Click to hear: “Hell’s Kitchen”
The Cambiata is an enormously talented five-piece band from the Portland area. Their new, self-titled album is masterful — a passionate, gorgeous, intelligent and challenging collection of 11 exceptionally well-crafted compositions.
So why does it leave me cold?
Well, mostly because singer/guitarist Chris Moulton keeps overshooting the emotional mark. Moulton has a powerful, gymnastic voice, but he delivers almost every lyric in a breathy, dramatic fashion that borders on Broadway. It’s too much.
Granted, I’m almost two decades out of high school, and this group’s fan base gets carded. Teens and twenty-somethings eat this emo stuff up. It’s cathartic. And The Cambiata clearly moves them — fans have been known to drive through several states to see them live. The band has close to 12,000 MySpace friends as of this writing. They are destined to land a major-label contract.
The easiest way to describe The Cambiata’s music is to ask you to imagine what it would sound like if Freddie Mercury was the lead singer of Radiohead.
Musically, The Cambiata is amazing. Every track is a major production number. There are strings, horns, choruses of background vocals, tape loops, atmospheres… All this is artfully added to the tight musical core created by keyboardist/guitarist Sean Morin, guitarist Miguel Barajas, bassist Stan Dzengelewski and drummer Dan Capaldi.
These songs brood and swoon and unexpectedly erupt with an elegance that’s striking to behold. The opener, “Changing Everything,” is half-stirring, half-suicidal. A lovely acoustic arrangement augmented with strings is repeatedly overshadowed by a Greek Chorus declaring, “This town will kill us all.”
“Hell’s Kitchen” is radio-ready modern rock that’ll never make the airwaves, thanks to several strategically placed “fucks,” as in: “So if it’s me you aim to change / You can fuck right off.” (Like I said, the kids go wild for that sort of sentiment. I’ve just outgrown it.)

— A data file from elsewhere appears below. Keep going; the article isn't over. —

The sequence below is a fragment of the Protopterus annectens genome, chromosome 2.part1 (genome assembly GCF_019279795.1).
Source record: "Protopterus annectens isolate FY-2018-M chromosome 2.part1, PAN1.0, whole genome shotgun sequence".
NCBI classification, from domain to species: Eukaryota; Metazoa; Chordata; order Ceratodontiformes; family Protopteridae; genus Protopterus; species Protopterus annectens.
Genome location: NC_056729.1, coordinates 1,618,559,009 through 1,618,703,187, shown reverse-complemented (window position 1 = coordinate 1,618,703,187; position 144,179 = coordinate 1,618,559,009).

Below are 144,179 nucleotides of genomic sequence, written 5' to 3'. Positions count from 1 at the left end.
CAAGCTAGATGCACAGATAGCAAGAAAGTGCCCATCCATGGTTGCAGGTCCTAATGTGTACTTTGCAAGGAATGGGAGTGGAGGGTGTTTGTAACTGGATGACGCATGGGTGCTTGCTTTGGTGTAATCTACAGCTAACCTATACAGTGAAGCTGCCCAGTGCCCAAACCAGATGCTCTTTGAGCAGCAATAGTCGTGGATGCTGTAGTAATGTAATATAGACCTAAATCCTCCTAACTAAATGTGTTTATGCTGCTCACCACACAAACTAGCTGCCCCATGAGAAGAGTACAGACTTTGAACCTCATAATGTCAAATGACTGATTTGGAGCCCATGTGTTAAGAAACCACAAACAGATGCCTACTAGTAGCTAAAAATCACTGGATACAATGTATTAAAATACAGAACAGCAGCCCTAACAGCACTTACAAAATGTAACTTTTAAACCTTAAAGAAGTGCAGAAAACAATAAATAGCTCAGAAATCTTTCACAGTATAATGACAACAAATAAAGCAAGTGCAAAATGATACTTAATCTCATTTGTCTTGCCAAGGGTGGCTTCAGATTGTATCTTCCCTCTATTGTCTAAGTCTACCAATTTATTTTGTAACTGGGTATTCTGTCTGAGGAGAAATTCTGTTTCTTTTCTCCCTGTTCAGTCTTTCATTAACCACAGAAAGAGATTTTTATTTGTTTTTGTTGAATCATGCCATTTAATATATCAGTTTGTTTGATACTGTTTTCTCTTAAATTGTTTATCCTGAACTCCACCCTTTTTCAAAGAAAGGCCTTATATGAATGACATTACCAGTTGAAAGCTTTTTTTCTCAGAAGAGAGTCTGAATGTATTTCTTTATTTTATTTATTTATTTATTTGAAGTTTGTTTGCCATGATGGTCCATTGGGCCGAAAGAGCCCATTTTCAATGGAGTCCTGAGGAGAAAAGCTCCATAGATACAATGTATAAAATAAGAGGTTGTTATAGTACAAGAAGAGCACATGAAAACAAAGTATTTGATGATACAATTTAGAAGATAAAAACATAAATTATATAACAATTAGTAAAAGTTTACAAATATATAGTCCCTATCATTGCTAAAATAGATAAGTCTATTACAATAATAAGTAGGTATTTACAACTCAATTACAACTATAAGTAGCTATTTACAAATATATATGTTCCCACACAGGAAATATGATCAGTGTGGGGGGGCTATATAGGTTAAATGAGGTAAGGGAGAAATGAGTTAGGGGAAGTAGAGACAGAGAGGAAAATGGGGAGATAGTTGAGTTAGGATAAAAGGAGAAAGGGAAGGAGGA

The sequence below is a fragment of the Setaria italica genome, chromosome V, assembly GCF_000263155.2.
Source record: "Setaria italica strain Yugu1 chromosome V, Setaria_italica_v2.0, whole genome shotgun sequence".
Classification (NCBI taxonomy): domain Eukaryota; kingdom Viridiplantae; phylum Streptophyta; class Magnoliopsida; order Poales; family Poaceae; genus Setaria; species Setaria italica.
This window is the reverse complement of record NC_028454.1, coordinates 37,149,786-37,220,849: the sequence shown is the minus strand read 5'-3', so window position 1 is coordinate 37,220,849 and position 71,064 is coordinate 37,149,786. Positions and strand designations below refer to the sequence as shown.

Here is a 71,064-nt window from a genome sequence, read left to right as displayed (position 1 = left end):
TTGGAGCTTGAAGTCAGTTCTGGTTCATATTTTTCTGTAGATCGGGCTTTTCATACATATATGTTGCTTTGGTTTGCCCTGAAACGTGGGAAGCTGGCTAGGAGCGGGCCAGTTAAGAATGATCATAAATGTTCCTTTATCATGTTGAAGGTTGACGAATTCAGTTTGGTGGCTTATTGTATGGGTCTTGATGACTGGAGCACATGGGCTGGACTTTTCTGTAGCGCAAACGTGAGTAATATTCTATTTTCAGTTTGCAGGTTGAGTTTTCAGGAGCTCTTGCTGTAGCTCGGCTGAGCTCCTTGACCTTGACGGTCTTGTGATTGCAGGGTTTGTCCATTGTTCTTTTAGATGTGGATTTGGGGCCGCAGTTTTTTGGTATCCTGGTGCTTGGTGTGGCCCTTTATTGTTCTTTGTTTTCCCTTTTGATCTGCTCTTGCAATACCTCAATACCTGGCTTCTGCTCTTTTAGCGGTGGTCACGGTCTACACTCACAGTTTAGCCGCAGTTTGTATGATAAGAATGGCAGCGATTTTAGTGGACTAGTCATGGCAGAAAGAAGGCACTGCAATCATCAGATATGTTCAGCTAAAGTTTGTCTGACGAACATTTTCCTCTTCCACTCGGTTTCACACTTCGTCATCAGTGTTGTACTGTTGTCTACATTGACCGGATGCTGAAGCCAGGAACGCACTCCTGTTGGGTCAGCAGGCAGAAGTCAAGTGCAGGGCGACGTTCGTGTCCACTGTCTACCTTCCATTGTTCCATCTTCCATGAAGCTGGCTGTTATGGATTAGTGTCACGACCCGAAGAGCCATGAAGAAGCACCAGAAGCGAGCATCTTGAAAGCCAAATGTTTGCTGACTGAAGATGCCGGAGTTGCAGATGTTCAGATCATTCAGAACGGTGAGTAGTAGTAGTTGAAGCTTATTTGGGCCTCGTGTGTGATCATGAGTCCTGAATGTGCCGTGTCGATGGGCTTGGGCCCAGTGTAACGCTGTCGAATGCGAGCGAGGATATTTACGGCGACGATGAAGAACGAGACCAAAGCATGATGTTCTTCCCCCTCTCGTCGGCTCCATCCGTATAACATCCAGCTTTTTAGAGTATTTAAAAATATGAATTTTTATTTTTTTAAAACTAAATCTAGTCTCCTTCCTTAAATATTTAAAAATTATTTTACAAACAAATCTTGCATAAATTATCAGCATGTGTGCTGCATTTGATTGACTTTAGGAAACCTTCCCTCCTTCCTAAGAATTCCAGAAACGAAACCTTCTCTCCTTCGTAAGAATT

The next track, “Chameleon Spit,” is admirably restrained by comparison. Given an opportunity after the first verse to overact, Moulton demurs, barely singing the last line and then coasting into some beautiful ooh-ing before the song regains its sleek, danceable groove. But then we get the overblown ballad “The Gold She Gives,” and we’re back on the Great White Way.
And on it goes, through seven more songs of brilliant, over-emoted, orchestral pop-rock, like the genuinely show-tuney “Alaska” and the elegiac closer, “I-V-I.”
The Cambiata began four years ago as an “experimental screamo” band, and through a couple lineup changes has evolved into a remarkably sophisticated group. There is real nuance and subtlety in their music, and the band deserves heaps of respect for all the compositional chances they take here. Should they eventually decide to dial back the melodrama, they’ll even have old fucks like me on board.
— Chris Busby
The Cambiata plays a CD release show Fri., Jan. 9, with opening acts KID:NAP:KIN and The Urgency at The Station, 272 St. John St., Portland, at 7 p.m. Tix: $10-$12 (all ages). 773-3466. For more on the band, visit cambiata.net.